By Suchita S. 

Minimalism isn’t a lack of something, it’s simply the perfect amount of something.”


A fairly interesting phrase in architecture, which has made quite the comeback – though some may argue it never really went anywhere – is late modernist design from the 70s. Think vast, open spaces, natural light pouring in, clean lines, barely any clutter, slick furniture, and an interplay of textures and natural elements to create depth {metaphorically and literally} in a space. I’ve been guilty of dismissing this aesthetic as bland, impersonal and boring. But over the past few years especially, I have taken quite a liking to this, bluntly put, ‘personality speaks louder than things’ way of design. There’s unspoken poetry in modesty… and even in décor, I feel it requires a certain level of contentment to remove the hodgepodge and stick to the basics, while making them your own. Strengthening my belief in keeping it simple, cutting the lard and dismissing an endless collection of things, is Varrun Motihar’s breathtaking condo in Gurgaon.

Set on the 16th floor in an apartment complex opposite the Golf Club, this interior and furniture designer’s home overlooks the millennium city and is a stark contrast to the chaos, concrete and commotion Gurgaon looks like from that height. He’s used hues of a neutral color palette – blanc and noir, shades of grey and brown, and just very clever variations of materials like stone, wood and glass. By mistake, we entered through the back entrance of his flat; the door of a storage room, or so it seemed, opened into zen – seriously. We walked around, getting acquainted with the space. The first thing one notices is the amount of natural light that flows into it – every nook of every room is lit up at 4 in the evening, and it all looks magnificent. “It took me about 9 months to finish my home; and the journey itself was fascinating. I think you have to boil it back to the essence of the idea you started with, and arrive at its defining aspect. The defining aspect of it very well may be the defining aspect of you at that time. If now I had to design my home, I’m sure it would be different from how I conceived it back then.”


{Varrun Motihar, Director, MOVA1 Designs}

IMG_1470-1 IMG_1475-1 IMG_1495 IMG_1500 IMG_1517-3

IMG_1539{Above | Drawing room, dining room, and corridor}

The space may seem a little sparse at first, but in no way is it vacant. Set against such a muted palette, the artwork and handlooms, along with books and brassware and two family photographs, find a voice of their own. They’ve been sourced by his mum who’s a collector, and the works displayed elicit the theme of his home – a quiet confidence. Barring the duo of traditional art in his bedroom and the Pushpamala photographs in his work-room, most of the other art is subdued; drawings in charcoal on paper, vintage covers of records by Dylan and the Beatles, and others in reticent hues. What was his biggest challenge while doing his home? “Arriving at the right proportion of material usage was quite grueling. Modern design is about identifying a few materials and then using and reusing them in a disproportionate {yet considered} manner… Scaling up and scaling down of the materials to create a scheme that can be called almost intelligent.”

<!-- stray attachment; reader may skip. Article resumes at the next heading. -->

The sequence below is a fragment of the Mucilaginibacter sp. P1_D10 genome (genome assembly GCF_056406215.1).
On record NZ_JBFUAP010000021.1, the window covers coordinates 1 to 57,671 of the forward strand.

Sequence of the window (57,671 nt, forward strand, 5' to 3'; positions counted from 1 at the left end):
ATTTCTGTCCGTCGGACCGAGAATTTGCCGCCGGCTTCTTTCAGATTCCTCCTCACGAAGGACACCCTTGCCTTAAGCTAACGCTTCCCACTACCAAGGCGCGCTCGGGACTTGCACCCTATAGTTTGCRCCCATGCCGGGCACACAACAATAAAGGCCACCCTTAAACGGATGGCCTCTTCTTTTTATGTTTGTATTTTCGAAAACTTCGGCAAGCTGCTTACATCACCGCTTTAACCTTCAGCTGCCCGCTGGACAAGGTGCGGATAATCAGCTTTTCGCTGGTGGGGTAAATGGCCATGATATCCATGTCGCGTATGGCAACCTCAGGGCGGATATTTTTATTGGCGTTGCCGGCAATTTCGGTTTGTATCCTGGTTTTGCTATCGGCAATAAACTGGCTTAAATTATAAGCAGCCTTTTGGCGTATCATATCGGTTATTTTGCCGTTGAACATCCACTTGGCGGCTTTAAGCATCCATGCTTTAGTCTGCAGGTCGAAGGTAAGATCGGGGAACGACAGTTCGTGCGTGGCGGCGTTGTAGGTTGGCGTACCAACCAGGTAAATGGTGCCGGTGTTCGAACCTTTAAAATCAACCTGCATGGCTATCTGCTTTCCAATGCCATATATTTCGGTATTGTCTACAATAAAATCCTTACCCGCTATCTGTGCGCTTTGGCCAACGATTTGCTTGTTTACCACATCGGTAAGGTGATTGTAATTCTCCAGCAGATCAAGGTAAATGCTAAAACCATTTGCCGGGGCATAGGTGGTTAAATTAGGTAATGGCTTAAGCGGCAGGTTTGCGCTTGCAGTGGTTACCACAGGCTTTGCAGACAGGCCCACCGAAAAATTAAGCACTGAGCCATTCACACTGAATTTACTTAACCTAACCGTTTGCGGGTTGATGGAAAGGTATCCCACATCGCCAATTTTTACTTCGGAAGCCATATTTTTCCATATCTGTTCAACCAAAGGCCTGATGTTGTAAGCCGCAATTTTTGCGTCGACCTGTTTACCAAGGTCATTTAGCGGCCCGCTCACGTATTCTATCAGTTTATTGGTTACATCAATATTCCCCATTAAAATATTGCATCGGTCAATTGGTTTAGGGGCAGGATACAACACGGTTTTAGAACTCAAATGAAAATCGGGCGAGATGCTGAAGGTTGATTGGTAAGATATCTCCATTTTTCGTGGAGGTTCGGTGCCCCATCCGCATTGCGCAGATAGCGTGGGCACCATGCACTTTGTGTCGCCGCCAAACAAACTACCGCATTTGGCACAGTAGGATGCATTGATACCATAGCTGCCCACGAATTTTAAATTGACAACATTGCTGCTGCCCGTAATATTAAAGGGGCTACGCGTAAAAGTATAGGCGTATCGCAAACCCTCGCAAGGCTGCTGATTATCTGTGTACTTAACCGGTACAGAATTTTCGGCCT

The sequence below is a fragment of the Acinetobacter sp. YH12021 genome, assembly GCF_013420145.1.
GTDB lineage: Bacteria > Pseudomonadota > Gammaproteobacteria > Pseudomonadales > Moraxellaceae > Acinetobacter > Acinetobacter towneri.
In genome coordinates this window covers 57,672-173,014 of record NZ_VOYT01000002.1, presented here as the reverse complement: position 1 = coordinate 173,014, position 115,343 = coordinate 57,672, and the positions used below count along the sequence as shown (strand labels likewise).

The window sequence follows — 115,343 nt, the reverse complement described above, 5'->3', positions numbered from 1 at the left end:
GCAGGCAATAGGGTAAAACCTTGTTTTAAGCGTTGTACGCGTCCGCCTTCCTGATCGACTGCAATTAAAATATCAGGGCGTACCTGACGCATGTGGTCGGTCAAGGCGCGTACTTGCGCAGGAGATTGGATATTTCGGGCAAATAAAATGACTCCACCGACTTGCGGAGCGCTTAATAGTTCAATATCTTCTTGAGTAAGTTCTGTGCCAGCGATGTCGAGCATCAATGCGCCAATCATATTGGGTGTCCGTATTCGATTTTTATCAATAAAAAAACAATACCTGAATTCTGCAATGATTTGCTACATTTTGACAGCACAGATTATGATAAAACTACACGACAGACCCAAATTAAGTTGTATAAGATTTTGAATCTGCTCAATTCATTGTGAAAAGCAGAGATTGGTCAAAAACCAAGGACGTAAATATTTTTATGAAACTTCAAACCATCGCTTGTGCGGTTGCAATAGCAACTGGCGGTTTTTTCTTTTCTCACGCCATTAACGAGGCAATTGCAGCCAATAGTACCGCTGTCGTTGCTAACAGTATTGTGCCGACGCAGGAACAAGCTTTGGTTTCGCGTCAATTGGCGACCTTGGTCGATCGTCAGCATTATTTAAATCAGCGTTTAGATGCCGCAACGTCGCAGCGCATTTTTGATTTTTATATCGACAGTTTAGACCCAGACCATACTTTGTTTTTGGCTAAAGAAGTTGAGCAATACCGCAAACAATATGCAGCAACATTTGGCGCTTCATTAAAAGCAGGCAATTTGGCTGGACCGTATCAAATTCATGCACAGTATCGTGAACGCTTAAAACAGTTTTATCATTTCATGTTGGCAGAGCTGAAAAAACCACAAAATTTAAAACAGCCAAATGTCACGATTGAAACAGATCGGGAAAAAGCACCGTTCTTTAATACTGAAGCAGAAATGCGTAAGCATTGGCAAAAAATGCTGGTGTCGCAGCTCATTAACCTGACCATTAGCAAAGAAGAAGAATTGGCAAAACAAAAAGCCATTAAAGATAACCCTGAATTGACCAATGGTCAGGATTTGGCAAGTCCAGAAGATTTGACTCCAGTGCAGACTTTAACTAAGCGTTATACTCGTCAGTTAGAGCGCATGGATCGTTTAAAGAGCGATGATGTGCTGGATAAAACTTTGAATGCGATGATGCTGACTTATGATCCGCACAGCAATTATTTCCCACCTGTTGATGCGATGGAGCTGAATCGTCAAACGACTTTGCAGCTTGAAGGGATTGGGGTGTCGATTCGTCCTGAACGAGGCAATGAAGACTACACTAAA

It is in details like the opaque and transparent panelled blinds, a stunning textured glass that separates the corridor and lobby from the sitting and dining area, the curves and lines in the furniture, deep granite coloured tiles that cover the facade of a wall offsetting a room with otherwise cream walls, and smart lighting, that his genius lies. Most of the furniture in his home has been designed by him. Other pieces were either imported or designed by associates from the industry, such as Laurent Rochon and Sotohaus. The blinds, which are such an interesting part of each room, have been sourced from Aerolux. And the flooring is a mix of Italian marble and Kahrs {German} engineered wood flooring. In the midst of all this linear construction and curation is an impeccable selection of rugs and soft furnishings that are family heirlooms and sourced from his aunt’s design firm called Encore Themes. There’s plenty natural light welcoming you in the day. But towards the evening, the play and intensity of lights can switch the mood from ambient, to party; quiet night in, to a dinner with close friends, in an instant. “If there’s a piece of advice I’d give to anyone designing a bachelor pad or any pad, it’s concentrate on your lighting scheme. Good lighting allows for as much darkness as it does for light, in a controlled manner of course. It’s the soul of the house, the most romantic part of it.”

IMG_1553{Guest bedroom}


IMG_1575-2{Lounge & TV Room }

IMG_1608 Chair-design-varrun-motihar

IMG_1622{Master Bedroom}

Varrun’s personal journey to becoming an interior & furniture designer has been quite a rollercoaster; and things aligned over the past couple of years to make things happen. He graduated with a degree in International Relations, and has worked as a writer for a political journal, with a political lobbying firm, at a consultancy and as a banker. He then decided to drop the corporate world, and went on to pursue a Masters Diploma in Architectural Interior Design, and hasn’t looked back ever since. Apparently he cooks really well, and he reads a lot of poetry – his favourite T.S. Eliot being ‘The Waste Land’, though his favourite poem is by Dylan Thomas – ‘And Death Shall Have No Dominion’. There’s definitely a lot more to him than what his home lets you in on.

He tells us about the next plans for his home. “It’s like an unfinished story right now. The day I finish it to my liking will probably be the day I move out and begin all over again, elsewhere.”

Until then.

Photography Credits & Direction | Rushil Khokhar & Bani Chawla

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